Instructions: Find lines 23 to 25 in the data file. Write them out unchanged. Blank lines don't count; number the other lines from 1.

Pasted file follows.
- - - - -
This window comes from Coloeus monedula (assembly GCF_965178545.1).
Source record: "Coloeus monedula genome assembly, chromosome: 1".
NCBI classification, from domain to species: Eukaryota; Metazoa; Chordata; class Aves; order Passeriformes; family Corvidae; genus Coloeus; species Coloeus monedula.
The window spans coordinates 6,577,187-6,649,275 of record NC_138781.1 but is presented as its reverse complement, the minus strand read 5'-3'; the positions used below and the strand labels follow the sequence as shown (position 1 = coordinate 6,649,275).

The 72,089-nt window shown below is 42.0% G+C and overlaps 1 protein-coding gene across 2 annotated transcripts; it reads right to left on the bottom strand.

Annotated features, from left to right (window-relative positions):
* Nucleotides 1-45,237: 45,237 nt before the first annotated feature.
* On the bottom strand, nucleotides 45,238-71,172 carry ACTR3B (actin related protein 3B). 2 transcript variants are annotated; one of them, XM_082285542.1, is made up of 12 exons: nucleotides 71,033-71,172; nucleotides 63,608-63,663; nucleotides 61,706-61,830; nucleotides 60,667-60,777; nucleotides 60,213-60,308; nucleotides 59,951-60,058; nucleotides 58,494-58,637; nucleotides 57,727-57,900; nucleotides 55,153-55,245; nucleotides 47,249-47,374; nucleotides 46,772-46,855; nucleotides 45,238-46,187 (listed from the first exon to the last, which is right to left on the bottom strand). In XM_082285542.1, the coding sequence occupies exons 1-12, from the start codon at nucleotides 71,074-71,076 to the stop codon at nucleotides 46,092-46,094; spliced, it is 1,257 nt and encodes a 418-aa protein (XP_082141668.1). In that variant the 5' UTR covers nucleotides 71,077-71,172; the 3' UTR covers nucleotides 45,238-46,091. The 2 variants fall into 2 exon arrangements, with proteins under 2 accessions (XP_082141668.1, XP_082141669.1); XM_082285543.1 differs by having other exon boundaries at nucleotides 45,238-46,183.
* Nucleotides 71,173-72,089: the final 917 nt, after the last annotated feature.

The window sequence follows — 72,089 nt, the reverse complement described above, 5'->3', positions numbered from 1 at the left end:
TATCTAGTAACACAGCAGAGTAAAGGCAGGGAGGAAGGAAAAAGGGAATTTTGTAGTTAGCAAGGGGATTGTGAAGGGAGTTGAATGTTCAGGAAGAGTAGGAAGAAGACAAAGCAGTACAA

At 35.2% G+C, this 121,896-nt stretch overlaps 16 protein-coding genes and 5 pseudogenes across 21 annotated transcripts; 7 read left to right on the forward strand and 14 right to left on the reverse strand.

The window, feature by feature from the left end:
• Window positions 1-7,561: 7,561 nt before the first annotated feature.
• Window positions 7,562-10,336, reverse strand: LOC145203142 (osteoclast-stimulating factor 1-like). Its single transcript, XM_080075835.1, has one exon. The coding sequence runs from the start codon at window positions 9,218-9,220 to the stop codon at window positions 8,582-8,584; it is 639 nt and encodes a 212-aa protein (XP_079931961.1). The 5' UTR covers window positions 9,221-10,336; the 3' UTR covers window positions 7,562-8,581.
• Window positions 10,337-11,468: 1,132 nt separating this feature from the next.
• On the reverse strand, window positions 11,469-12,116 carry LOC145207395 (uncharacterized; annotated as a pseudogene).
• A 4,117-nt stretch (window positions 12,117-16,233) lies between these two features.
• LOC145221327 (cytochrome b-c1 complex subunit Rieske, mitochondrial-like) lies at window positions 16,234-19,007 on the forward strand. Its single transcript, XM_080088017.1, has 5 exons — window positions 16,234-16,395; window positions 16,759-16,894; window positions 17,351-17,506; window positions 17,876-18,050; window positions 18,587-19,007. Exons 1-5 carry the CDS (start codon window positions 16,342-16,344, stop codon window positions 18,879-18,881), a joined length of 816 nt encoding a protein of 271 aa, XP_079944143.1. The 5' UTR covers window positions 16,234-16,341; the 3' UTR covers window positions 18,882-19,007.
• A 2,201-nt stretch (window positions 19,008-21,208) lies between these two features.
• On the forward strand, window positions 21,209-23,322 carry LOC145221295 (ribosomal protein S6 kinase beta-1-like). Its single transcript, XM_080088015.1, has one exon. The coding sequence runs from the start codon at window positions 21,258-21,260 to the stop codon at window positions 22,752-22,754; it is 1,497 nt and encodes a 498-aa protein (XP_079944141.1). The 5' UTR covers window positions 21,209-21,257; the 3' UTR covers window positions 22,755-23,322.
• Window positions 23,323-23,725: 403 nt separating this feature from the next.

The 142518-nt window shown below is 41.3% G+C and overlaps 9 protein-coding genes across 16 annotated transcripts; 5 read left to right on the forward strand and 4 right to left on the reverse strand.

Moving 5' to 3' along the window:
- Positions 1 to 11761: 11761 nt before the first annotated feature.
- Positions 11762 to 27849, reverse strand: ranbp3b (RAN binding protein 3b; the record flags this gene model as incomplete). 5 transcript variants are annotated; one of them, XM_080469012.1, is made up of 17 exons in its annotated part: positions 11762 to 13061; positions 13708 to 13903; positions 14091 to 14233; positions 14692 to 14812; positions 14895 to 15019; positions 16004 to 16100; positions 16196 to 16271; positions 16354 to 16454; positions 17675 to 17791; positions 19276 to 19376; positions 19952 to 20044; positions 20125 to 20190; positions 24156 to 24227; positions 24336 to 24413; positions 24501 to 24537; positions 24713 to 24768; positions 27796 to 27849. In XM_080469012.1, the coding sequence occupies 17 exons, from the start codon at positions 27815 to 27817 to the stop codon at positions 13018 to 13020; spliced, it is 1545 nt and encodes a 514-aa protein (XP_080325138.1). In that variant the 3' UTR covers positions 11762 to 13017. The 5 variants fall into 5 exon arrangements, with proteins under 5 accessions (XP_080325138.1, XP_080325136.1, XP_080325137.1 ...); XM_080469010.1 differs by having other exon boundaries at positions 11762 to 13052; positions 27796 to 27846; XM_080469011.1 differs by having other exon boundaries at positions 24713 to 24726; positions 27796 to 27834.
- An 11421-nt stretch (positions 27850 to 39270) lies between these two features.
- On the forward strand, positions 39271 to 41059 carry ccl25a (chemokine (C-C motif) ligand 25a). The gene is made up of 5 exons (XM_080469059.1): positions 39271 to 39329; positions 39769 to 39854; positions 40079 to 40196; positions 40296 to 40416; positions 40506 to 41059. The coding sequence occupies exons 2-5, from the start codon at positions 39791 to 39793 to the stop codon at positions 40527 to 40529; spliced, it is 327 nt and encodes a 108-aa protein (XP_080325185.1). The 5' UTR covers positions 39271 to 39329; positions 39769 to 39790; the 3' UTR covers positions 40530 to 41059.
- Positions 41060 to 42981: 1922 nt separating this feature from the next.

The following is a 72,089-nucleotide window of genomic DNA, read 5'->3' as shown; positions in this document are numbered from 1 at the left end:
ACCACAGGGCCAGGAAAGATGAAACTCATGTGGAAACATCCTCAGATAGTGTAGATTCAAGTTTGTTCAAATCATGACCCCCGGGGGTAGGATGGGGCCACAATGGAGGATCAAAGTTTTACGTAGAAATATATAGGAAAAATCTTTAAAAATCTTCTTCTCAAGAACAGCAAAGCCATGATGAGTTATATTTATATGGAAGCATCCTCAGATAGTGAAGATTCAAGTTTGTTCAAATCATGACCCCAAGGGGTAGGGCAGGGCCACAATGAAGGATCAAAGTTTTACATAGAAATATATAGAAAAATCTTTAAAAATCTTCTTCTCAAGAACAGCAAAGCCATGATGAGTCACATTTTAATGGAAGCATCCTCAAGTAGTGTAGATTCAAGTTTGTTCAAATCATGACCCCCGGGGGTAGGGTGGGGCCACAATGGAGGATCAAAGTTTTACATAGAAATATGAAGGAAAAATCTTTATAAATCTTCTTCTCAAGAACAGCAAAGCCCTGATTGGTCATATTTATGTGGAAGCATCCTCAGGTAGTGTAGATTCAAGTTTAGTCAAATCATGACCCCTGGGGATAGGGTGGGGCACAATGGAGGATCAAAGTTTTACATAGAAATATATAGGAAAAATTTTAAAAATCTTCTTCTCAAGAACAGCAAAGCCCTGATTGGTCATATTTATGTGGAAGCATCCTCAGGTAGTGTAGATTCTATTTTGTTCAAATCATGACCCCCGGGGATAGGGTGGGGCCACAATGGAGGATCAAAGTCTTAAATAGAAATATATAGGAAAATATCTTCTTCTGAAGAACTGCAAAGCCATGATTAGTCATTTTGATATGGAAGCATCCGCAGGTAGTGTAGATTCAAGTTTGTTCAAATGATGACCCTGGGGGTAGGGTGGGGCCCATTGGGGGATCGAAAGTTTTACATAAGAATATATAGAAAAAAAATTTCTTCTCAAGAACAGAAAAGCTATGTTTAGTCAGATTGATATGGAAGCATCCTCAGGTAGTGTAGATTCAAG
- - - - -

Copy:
The 142518-nt window shown below is 41.3% G+C and overlaps 9 protein-coding genes across 16 annotated transcripts; 5 read left to right on the forward strand and 4 right to left on the reverse strand.

Moving 5' to 3' along the window:
- Positions 1 to 11761: 11761 nt before the first annotated feature.